Summer semester 2022

JMC Master Seminar

By Aleksandra Maatsch & Karolina Borońska-Hryniewiecka

The Jean Monnet Chair offers a Master seminar which is open to MA students writing their thesis at the JMC as well as external (guest) students pursuing their MA projects at different institutions. The format of the seminar envisages discussion on MA research projects and subsequent milestones. The thematic focus of MA theses should be linked to the European Union or comparative politics with a focus on EU member states. In terms of methods, the seminar welcomes both qualitative and quantitative approaches. Each semester, the MA seminar is attended by a guest speaker (from a different university/country) providing substantial feedback to MA students. The language of the seminar is English and/or Polish. The JMC also welcomes MA projects in these two languages.


Public Administration (lecture & seminar)

By Karolina Borońska-Hryniewiecka

This course is designed as an introduction to public administration (PA) theory and practice in Europe. Its goal is to develop understanding of public administration concepts and comparative practice with an emphasis on important dimensions of policy formulation and implementation. Contents of the course include topics such as: market failure and the role of PA in governing; governance and multi-level governance; PA and democracy; accountability of PA; lobbying and PA; Europeanization of PA and PA of the European Union.


Self-government and local policy (seminar)

By Karolina Borońska-Hryniewiecka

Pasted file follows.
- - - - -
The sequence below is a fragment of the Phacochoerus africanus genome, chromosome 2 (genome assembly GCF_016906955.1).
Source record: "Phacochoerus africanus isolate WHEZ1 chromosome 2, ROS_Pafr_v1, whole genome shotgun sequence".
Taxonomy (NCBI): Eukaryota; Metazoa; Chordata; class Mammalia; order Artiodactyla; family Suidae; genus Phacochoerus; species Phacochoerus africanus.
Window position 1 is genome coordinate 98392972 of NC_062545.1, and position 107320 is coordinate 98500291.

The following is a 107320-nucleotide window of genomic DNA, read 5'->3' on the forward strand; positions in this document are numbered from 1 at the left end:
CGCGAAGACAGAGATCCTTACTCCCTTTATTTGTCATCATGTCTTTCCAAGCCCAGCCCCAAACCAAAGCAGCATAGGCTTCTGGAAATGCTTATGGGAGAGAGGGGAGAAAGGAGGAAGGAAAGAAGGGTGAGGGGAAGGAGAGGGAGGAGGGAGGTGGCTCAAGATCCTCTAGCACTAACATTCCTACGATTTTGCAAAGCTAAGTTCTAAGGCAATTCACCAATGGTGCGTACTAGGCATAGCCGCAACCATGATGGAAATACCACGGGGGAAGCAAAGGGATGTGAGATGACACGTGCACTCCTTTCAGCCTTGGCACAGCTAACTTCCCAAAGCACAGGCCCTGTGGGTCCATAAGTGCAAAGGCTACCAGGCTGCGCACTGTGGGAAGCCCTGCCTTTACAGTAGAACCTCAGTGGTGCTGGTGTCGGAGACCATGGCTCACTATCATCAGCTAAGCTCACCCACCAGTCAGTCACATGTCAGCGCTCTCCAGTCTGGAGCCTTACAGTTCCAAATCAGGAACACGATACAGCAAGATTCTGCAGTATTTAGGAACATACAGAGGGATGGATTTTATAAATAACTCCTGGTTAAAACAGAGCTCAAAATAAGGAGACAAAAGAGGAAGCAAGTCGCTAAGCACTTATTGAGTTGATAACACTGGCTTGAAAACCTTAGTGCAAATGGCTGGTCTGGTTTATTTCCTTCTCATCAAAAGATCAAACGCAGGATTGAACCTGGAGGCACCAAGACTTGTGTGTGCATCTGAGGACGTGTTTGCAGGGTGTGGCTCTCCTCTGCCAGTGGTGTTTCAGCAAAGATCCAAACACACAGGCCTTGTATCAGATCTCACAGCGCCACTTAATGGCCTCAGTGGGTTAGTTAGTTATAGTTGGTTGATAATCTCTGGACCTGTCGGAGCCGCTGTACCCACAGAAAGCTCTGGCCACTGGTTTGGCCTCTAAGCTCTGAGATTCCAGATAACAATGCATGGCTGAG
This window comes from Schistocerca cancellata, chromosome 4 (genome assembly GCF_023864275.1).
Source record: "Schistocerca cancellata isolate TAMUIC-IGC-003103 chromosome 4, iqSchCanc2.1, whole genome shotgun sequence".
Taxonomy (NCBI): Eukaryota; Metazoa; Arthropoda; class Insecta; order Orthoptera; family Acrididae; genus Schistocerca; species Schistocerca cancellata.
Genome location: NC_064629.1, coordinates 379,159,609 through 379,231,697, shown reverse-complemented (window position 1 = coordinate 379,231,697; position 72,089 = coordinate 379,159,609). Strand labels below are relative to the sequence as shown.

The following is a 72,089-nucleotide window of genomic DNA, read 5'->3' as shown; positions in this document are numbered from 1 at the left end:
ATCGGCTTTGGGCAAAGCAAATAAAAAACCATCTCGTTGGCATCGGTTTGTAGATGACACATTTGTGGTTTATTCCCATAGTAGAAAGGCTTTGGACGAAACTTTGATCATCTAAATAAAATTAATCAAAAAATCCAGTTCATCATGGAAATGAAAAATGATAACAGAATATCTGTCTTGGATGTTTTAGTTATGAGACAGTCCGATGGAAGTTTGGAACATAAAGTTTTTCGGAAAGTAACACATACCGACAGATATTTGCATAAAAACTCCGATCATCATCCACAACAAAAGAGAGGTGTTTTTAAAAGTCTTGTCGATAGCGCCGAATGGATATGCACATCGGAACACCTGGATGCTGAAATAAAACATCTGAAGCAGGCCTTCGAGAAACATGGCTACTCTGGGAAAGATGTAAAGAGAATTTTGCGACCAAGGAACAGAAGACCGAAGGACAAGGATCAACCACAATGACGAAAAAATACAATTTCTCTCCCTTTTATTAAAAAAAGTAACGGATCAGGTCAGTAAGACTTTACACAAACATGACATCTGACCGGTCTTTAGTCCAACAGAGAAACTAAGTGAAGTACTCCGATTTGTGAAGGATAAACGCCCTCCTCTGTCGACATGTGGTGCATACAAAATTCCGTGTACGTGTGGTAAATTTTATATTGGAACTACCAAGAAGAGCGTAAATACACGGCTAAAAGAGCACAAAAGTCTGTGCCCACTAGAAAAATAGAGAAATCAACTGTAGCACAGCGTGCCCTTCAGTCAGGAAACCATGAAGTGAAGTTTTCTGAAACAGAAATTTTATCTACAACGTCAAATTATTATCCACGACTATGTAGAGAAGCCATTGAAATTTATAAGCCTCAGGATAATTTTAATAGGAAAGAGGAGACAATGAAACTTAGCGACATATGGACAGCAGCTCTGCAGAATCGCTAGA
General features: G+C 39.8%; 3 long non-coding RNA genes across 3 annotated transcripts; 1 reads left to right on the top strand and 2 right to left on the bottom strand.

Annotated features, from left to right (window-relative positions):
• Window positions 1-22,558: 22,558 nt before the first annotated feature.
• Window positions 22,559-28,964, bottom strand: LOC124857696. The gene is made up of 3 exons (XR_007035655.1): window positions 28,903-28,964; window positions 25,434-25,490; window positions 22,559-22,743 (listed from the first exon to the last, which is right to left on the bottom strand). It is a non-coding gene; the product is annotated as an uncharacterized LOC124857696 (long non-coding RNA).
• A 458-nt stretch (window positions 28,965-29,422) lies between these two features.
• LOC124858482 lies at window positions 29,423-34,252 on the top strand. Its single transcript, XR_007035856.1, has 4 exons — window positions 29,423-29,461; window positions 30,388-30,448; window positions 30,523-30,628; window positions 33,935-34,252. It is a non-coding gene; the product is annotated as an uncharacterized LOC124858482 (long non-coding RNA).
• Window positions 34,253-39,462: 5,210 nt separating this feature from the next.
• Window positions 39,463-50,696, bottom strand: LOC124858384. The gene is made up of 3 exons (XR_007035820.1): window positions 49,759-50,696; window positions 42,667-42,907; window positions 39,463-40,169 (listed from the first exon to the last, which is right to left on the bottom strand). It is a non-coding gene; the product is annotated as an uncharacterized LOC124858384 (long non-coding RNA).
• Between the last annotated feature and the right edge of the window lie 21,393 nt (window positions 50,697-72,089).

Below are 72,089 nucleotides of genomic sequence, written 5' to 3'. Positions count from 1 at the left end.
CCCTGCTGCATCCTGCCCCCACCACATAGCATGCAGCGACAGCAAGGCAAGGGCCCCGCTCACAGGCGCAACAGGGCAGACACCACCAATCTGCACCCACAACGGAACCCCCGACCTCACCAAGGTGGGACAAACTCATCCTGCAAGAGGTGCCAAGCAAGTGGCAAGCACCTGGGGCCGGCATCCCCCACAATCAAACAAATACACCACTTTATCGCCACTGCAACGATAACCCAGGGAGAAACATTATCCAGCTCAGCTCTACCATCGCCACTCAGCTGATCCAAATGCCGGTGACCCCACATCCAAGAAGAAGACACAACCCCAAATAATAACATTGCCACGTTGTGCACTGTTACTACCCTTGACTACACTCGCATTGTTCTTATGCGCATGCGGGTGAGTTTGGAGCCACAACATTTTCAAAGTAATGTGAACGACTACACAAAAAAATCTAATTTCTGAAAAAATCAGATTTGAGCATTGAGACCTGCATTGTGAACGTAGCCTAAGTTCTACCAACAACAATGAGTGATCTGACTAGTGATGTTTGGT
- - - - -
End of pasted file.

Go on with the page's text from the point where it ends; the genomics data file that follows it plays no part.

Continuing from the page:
The aim of this course is to complement students’ knowledge and understanding of the theory and practice of self-government and local policy in the European Union. Since regions and localities are key actors in the conception and implementation of around 80% of European policies, the effectiveness of EU development strategies depends to a great extent on the quality of regional and local governance. Moreover, when addressing issues such as climate change, growing inequalities, migration or urbanisation, local authorities are at the forefront when responding to the challenges on the ground and providing viable solutions for their communities. The workshop programme is divided into two parts: the conceptual and context-oriented followed by case studies analysis. In the first part, students will become familiar with various concepts indispensable to studying the dynamics of local self-government and policy-making such as polity, policy, governance, multi-level governance, subsidiarity and decentralization. They will also get to know the European Union’s context and influence on regional and local entities and their self-government and development. The second part of the course concerns case studies of regional and local self-government focusing on real-life examples.